If we have $\pu{5 g}\ (\pu{5000 mg})$ of iodine and $\pu{7.5 g}\ (\pu{7500 mg})$ of potassium iodide in $\pu{100 mL}$, then after dividing by $100$, we have $\pu{50 mg}$ of iodine and $\pu{75 mg}$ of potassium iodide in $\pu{1 mL}$.

Since the commonly accepted volume of one drop is $1/20\ (5~\%)$ of $\pu{1 mL}$, then by multiplying $\pu{50 mg}$ and $\pu{75 mg}$ by $0.05$, we get $\pu{2.5 mg}$ of iodine and $\pu{3.75 mg}$ of potassium iodide in one drop of the solution.

For better clarity, here is the calculation again for I2 content:

$$\frac{\pu{5 g}}{\pu{100 ml}}\cdot \frac{\pu{1000 mg}}{\pu{1 g}} = \frac{\pu{50 mg}}{\pu{1 mL}} \\ \Longrightarrow \frac{\pu{50 mg}}{\pu{1 mL}}\cdot \frac{\pu{1 mL}}{\pu{20 drops}} = \frac{\pu{2.5 mg}}{\pu{1 drop}}$$

Do the same for $\pu{7.5 g}$ of potassium iodide to get $\pu{3.75 mg/drop}$.

A word about the actual iodine content of the solution following Jan's comment:

In principle, masses can always be added up (unlike volumes, which should not be added up, due to possible interactions between certain solvents — see here).
Therefore, we can say that the total mass of solutes in one drop is $$\pu{2.5mg}+\pu{3.75 mg} = \pu{6.25 mg}$$ ($\pu{12.5 mg}$ in two drops, per OP question). However, we cannot say that two drops contain $\pu{12.5 mg}$ of iodine, because the solution contains both elemental iodine (I2) and potassium iodide (KI), which are two different constituents. Since KI's role in the solution is to facilitate dissolution of elemental iodine molecules (see description of chemical properties, including equations, here), iodide content is irrelevant and the solution's strength reflects only iodine's content.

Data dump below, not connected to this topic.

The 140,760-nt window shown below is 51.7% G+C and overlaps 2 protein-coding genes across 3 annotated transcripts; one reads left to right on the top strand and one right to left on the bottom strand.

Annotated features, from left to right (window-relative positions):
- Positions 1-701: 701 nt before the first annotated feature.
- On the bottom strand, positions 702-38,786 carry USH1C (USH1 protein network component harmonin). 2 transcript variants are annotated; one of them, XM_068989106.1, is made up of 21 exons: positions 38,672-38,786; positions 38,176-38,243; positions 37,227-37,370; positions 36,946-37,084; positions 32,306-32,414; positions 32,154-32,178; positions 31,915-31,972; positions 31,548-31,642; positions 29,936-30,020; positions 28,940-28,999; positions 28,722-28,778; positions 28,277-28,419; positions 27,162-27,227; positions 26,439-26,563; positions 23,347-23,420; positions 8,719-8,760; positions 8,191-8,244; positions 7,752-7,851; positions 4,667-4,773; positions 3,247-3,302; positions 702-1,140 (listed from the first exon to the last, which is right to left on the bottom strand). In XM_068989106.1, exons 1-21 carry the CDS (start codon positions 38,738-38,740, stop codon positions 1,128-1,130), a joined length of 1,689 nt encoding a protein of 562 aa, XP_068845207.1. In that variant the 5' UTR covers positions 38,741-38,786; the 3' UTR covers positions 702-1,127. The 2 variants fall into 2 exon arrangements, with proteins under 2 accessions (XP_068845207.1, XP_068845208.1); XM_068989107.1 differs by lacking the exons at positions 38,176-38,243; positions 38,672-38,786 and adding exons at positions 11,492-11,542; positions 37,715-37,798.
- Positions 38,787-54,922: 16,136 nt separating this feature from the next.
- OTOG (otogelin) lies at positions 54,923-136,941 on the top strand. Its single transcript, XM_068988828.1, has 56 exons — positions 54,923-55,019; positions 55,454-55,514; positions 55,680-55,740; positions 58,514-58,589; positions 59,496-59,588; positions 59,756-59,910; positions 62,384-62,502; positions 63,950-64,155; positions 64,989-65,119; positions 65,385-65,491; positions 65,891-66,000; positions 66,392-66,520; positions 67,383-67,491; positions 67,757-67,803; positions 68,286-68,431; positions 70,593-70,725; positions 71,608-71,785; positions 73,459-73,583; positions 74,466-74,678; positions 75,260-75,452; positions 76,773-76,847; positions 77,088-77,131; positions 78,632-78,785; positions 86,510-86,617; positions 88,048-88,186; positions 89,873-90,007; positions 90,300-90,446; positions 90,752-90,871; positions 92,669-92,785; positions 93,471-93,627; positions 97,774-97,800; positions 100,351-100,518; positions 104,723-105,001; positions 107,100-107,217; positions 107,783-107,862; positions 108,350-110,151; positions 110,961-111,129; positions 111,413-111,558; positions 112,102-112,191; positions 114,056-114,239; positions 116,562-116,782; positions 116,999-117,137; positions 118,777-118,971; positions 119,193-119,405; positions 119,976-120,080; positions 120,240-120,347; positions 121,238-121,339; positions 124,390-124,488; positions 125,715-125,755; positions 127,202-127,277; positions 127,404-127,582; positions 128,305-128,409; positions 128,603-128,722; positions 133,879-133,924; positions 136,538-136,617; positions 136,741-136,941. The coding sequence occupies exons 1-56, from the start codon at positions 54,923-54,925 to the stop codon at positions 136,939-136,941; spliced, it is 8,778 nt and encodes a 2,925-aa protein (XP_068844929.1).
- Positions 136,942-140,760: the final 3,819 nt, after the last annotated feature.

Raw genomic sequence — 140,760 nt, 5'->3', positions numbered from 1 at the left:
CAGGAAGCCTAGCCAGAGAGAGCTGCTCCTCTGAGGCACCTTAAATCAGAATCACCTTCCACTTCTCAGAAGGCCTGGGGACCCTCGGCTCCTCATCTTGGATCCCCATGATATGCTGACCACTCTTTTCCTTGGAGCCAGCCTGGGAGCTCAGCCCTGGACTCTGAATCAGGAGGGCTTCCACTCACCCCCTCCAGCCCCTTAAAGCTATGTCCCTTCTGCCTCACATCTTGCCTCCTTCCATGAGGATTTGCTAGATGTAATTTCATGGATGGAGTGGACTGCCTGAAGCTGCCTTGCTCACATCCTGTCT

In other words, $\pu{12.5 mg}$ is the total quantity of solutes in two drops of Lugol's solution, but this quantity has no practical meaning, since the active ingredient is iodine, and its amount in 2 drops of $5~\%$ Lugol's solution is $\pu{5 mg}$.

  • $\begingroup$ My comment was actually ‘We have three constituents (two solutes, one solvent), so $5~\%$ does not carry any meaning a priori.’ However, thank you for clarifying that a percentage of Lugol’s solution is always an iodide percentage. However, the correct way to calculate solution percentages (not v/v; m/m) would be $\text{mass solute}/\text{mass solution}$ — i.e. we would need to have $m(\ce{I2})/(m(\ce{I2}) + m(\ce{KI}) + m(\ce{H2O}))$. But probably simplicity ruled … $\endgroup$
    – Jan
    Commented Mar 4, 2017 at 0:24

My understanding of the historical formula is that the above amounts are not correct. The 5% Lugol's takes it's name from the approximate percentage of the principle solute which is Iodine. The Potassium Iodide is an important part of the formula. Aside from assisting in the dissolving or the Iodine the Iodide part is an important nutritional factor. Some parts of the body need Iodine and others Iodide. The formula calls for: 10g of Potassium Iodide 5g of Iodine and Have available 100 ml of distilled water

"Dissolve KI in about 20-30 ml of distilled water. Add iodine and heat gently with constant mixing until iodine is dissolved. Dilute to 100 ml with distilled water. Store in amber glass-stoppered bottle in the dark." https://www.fda.gov/Food/FoodScienceResearch/LaboratoryMethods/ucm062245.htm

The confusion in the amounts above is because the Iodide content of 10g of potassium Iodide is about 7.5g

The Iodine content of one metric drop ( =1/20ml) is 2.5mg The Iodide content of one metric drop is 3.35mg The total dose of Iodine plus Iodide in one drop is 6.25mg